Over the last few years, I have thought a lot about how we approach improv training, and I think we can do much better than we do. To develop mastery in any art form takes practice, not just reps. What is the difference?

Deliberate practice means focused, challenging exercises with specific goals, led by a coach or teacher who knows how to encourage you to be better. It means nudging students to get to that sweet spot of learning where they are reaching just beyond their current capabilities. Truly effective training is hard, it should leave you mentally tired. But when you practice like this, you get better.

Improv programs shouldn’t just be about filling a notebook with ideas that you might practice later. They should be about getting better now. You should be able to walk away on the last day knowing that you acquired skills that you can put into practice the next time you improvise.

If this kind of training sounds intriguing to you, think about studying with the me at the Improv Resource Center. We offer drop in classes and the Core Improv Program – 24 week program which teaches a specific process for improvising scenes. Find out more about it at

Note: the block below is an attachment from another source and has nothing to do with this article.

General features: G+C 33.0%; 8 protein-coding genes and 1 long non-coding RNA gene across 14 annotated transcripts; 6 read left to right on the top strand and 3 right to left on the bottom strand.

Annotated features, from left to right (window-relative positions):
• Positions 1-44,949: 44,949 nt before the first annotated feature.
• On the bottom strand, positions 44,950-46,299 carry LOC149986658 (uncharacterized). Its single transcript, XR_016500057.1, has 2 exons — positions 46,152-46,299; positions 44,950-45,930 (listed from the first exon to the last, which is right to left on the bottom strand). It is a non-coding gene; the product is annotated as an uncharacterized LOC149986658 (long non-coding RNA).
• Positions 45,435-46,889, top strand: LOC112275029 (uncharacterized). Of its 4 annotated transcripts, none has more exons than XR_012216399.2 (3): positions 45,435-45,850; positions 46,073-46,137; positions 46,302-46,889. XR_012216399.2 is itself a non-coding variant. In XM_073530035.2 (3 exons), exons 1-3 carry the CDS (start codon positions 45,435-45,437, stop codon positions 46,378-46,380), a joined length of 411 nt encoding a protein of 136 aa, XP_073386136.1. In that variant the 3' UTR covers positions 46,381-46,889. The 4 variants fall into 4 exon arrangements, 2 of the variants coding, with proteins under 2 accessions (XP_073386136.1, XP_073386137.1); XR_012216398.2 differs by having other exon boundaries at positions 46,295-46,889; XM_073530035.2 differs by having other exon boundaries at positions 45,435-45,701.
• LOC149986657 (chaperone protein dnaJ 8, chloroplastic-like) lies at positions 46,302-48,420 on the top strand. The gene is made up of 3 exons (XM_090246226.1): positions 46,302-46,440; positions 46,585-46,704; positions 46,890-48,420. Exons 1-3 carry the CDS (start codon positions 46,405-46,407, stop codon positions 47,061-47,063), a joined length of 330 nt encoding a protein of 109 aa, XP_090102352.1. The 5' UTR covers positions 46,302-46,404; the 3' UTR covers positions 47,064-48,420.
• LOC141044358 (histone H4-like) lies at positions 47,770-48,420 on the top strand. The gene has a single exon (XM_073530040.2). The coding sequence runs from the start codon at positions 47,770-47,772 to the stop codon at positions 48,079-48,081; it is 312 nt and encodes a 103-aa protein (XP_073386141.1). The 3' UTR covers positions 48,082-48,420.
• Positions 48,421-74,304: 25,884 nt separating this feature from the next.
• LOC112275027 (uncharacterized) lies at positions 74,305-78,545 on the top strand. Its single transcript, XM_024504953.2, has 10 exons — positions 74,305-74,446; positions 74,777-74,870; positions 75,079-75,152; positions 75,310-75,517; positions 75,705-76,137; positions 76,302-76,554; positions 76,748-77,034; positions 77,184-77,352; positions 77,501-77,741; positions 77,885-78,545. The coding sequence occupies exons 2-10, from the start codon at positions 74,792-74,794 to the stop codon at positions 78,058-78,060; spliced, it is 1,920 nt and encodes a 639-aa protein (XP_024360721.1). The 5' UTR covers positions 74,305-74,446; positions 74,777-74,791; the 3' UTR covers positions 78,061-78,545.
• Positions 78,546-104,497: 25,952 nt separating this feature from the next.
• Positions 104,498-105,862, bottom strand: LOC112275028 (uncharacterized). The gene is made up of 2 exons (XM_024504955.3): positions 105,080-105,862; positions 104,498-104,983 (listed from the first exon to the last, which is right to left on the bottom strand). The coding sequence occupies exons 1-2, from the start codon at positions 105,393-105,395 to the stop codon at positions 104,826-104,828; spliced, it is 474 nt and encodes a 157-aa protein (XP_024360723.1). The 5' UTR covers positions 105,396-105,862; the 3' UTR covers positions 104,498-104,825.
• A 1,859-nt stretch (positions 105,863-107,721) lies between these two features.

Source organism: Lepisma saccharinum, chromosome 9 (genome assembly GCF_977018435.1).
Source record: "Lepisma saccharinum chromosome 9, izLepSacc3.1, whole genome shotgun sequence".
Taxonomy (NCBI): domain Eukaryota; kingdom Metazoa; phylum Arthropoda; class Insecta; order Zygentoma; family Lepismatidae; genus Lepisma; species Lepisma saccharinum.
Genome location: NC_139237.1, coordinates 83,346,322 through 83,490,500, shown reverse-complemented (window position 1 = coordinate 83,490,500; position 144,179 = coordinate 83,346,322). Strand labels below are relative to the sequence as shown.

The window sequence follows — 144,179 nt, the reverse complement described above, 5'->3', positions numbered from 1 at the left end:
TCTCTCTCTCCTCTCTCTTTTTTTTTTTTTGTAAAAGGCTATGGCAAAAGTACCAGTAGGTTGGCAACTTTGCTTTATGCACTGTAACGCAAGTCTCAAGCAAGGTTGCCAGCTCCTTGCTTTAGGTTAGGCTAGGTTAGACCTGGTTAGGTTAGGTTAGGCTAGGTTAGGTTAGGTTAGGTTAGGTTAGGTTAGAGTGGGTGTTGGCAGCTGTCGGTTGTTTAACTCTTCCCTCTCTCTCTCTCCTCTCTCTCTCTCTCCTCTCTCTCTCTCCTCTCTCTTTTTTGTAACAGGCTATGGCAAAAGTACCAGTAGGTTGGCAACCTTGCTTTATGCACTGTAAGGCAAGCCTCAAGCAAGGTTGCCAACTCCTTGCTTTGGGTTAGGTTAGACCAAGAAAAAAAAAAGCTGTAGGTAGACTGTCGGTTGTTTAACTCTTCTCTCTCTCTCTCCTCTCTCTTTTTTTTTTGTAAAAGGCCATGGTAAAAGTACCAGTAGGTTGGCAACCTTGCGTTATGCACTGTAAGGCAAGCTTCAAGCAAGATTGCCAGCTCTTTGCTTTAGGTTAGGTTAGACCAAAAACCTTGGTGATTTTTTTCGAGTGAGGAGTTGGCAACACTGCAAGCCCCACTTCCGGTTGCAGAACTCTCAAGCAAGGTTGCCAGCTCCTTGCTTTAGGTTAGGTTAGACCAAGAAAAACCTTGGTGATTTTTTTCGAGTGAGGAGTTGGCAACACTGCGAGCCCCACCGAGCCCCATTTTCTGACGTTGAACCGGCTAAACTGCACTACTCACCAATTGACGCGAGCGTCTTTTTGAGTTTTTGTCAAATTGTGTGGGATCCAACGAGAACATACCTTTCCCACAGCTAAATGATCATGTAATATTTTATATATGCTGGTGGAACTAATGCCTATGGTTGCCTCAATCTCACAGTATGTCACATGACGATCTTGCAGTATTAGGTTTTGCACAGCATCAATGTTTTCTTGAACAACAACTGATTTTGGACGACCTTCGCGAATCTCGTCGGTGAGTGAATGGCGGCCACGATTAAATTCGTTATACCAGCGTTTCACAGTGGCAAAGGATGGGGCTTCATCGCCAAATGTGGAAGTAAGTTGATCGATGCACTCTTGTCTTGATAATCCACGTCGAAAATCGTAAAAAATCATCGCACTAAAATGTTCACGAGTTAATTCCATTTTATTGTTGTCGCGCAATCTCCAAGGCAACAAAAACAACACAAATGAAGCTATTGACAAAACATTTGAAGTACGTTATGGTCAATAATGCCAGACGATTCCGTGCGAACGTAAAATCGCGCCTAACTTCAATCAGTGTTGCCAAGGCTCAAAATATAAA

Improv Resource Center Podcast with Amey Goerlich

Amey Goerlich talks to Kevin Mullaney about improv exercises and concepts. Amey is the host of the Indie Cagematch in at UCB East and an independent improv teacher in New York. We talk about Krompf, pummeling, improvising with your eyes closed, bad rap warmups, half ideas, button lines, teaching film to 5 year olds, e-Improv, and bonsai tree houses.